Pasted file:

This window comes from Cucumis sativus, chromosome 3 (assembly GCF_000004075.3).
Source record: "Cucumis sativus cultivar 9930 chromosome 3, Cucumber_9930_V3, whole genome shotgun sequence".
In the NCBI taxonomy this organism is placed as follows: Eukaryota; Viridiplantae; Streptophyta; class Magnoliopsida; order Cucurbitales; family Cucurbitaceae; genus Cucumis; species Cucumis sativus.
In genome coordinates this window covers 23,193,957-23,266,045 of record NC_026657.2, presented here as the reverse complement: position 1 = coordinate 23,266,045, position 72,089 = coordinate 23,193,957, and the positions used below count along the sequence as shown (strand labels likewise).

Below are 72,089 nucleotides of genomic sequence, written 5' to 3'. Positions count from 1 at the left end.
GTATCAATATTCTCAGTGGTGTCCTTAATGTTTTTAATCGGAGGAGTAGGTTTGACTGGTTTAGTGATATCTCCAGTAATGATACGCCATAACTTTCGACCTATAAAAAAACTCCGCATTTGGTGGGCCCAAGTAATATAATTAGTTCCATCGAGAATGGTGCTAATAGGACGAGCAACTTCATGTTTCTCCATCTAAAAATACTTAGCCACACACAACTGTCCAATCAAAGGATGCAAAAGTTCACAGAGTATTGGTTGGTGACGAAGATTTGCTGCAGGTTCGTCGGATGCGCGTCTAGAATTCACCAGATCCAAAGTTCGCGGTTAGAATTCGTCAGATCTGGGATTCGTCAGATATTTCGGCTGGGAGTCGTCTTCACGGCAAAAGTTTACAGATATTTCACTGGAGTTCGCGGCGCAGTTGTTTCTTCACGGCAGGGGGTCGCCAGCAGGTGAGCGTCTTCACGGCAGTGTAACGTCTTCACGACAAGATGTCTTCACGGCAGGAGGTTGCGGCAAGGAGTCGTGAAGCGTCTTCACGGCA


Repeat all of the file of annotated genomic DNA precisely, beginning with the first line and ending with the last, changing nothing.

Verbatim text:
This window comes from Cucumis sativus, chromosome 3 (assembly GCF_000004075.3).
Source record: "Cucumis sativus cultivar 9930 chromosome 3, Cucumber_9930_V3, whole genome shotgun sequence".
In the NCBI taxonomy this organism is placed as follows: Eukaryota; Viridiplantae; Streptophyta; class Magnoliopsida; order Cucurbitales; family Cucurbitaceae; genus Cucumis; species Cucumis sativus.
In genome coordinates this window covers 23,193,957-23,266,045 of record NC_026657.2, presented here as the reverse complement: position 1 = coordinate 23,266,045, position 72,089 = coordinate 23,193,957, and the positions used below count along the sequence as shown (strand labels likewise).

Below are 72,089 nucleotides of genomic sequence, written 5' to 3'. Positions count from 1 at the left end.
GTATCAATATTCTCAGTGGTGTCCTTAATGTTTTTAATCGGAGGAGTAGGTTTGACTGGTTTAGTGATATCTCCAGTAATGATACGCCATAACTTTCGACCTATAAAAAAACTCCGCATTTGGTGGGCCCAAGTAATATAATTAGTTCCATCGAGAATGGTGCTAATAGGACGAGCAACTTCATGTTTCTCCATCTAAAAATACTTAGCCACACACAACTGTCCAATCAAAGGATGCAAAAGTTCACAGAGTATTGGTTGGTGACGAAGATTTGCTGCAGGTTCGTCGGATGCGCGTCTAGAATTCACCAGATCCAAAGTTCGCGGTTAGAATTCGTCAGATCTGGGATTCGTCAGATATTTCGGCTGGGAGTCGTCTTCACGGCAAAAGTTTACAGATATTTCACTGGAGTTCGCGGCGCAGTTGTTTCTTCACGGCAGGGGGTCGCCAGCAGGTGAGCGTCTTCACGGCAGTGTAACGTCTTCACGACAAGATGTCTTCACGGCAGGAGGTTGCGGCAAGGAGTCGTGAAGCGTCTTCACGGCA